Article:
Secrecy is obviously advantageous and even necessary for a national fighting force when it is in the field but it should never forget that it represents a modern democracy. It is accountable to the public and needs to be as open as its operational needs will permit. This does not seem to be the culture of the New Zealand Defence Force.

For three years the NZDF has refused to release a report on its largest operation in Afghanistan, now obtained by the Herald with the help of the Chief Ombudsman. The report suggests many shortcomings in the Provincial Reconstruction Team's deployments in Bamiyan Province from 2003 to 2013 but nothing that could not have been shared with the public once the mission was finished.

The Commander Joint Forces NZ, Major General Tim Gall, considers the issues it identified to be "unremarkable, business-as-usual irritations". In that case, why bury it? When the draft was written in early 2014, Defence Headquarters had the choice of correcting what Gall calls its "self-contradictions" or ignoring it. But it did not have the option of suppressing it. The preparation, training, equipping and direction of New Zealand's armed forces are matters of legitimate public interest.

The public would expect the Defence Force to undertake a proper review of its performance in a mission of this kind and military professionals serving an open democracy ought to make their report public as a matter of course. It should not have taken the perseverance of a journalist as dogged as the Herald's David Fisher to bring it to public attention.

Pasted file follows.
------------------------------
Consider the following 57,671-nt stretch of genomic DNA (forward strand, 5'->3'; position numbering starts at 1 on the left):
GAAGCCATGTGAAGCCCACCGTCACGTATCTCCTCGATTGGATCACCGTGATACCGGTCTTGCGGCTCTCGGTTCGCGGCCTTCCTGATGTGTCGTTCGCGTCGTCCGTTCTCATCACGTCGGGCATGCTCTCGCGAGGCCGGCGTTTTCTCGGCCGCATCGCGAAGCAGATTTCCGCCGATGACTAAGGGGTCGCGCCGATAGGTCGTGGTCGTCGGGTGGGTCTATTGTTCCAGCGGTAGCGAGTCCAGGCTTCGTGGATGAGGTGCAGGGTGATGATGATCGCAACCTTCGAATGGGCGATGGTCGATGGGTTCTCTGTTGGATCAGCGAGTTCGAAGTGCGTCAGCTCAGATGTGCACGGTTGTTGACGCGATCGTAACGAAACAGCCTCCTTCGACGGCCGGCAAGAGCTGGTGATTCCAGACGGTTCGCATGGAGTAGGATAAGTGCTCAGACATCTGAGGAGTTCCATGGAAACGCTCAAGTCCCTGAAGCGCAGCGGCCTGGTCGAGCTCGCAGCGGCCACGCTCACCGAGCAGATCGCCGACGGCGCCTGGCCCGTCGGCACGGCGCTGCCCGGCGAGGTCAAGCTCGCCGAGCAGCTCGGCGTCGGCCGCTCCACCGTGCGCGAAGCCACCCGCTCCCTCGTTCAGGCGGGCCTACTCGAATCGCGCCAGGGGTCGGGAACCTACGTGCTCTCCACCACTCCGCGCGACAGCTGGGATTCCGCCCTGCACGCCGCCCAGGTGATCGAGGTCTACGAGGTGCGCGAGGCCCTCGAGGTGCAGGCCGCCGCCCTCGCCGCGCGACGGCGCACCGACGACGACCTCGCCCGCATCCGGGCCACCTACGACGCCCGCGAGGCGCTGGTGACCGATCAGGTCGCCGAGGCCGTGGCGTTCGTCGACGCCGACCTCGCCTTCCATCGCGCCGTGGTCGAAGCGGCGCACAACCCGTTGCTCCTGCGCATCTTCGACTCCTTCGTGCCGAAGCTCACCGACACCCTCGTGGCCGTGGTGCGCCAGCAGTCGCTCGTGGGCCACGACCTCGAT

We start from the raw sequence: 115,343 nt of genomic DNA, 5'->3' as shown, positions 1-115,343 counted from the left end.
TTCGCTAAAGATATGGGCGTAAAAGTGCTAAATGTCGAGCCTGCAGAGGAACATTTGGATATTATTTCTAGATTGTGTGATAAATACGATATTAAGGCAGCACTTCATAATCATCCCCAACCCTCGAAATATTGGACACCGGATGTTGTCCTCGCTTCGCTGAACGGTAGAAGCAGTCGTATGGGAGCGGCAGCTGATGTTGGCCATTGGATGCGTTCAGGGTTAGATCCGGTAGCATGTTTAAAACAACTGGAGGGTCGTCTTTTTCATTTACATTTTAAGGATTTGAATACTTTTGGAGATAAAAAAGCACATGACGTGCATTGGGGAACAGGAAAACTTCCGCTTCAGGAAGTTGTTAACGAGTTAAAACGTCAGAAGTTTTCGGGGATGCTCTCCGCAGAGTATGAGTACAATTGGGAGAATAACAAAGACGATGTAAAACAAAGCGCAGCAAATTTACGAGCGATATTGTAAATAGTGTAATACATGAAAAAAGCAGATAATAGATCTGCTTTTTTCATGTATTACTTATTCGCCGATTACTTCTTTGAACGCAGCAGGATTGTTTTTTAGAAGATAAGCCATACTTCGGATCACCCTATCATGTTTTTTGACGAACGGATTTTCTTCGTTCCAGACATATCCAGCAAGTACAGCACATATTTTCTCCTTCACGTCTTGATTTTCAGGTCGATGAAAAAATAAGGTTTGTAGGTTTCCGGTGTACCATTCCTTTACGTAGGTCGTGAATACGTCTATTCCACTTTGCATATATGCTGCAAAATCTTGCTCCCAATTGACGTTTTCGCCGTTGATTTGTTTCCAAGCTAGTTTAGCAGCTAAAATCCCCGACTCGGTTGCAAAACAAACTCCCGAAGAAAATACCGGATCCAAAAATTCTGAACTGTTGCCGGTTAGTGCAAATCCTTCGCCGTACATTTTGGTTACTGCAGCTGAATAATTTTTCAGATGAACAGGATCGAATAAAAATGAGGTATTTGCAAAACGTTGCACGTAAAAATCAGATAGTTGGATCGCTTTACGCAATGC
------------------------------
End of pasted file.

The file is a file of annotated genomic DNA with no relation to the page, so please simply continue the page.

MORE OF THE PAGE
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The whole Afghanistan mission has been conducted too far below the public radar for the NZDF's own good, as witness the pressure now to hold an inquiry into an incident dating from 2010. It was obliged yesterday to admit civilian casualties could have occurred. The incident ought to have been properly reported at the time.

The unusual degree of secrecy of our troops' activities in Afghanistan arose from the use of the SAS as a front-line force. Special forces usually operate in territory where they need total secrecy. But when Helen Clark's Government answered the call from the United States to help drive terrorist bases out of Afghanistan, the SAS seemed to be our only available combat unit. They were sent and New Zealand heard little more about them except incidentally in reports of actions by allied forces, which were being reported more openly.

As long ago as 2005, we complained editorially that other countries seemed to be able to keep their citizens reasonably briefed on what is being done in their name. But it was not until 2010 that we learned from the New York Times that "a small group of commandos from New Zealand'' had fought a battle in the streets of Kabul and a few days later we published a French cameraman's photo of two of the SAS in full battledress. They were clearly fighting in the open in our name.

After that disclosure the Key Government made an effort to keep the country better informed but the Defence Force does not appear to have changed its culture. It is not a secret service, it has to stand up in public and be accountable.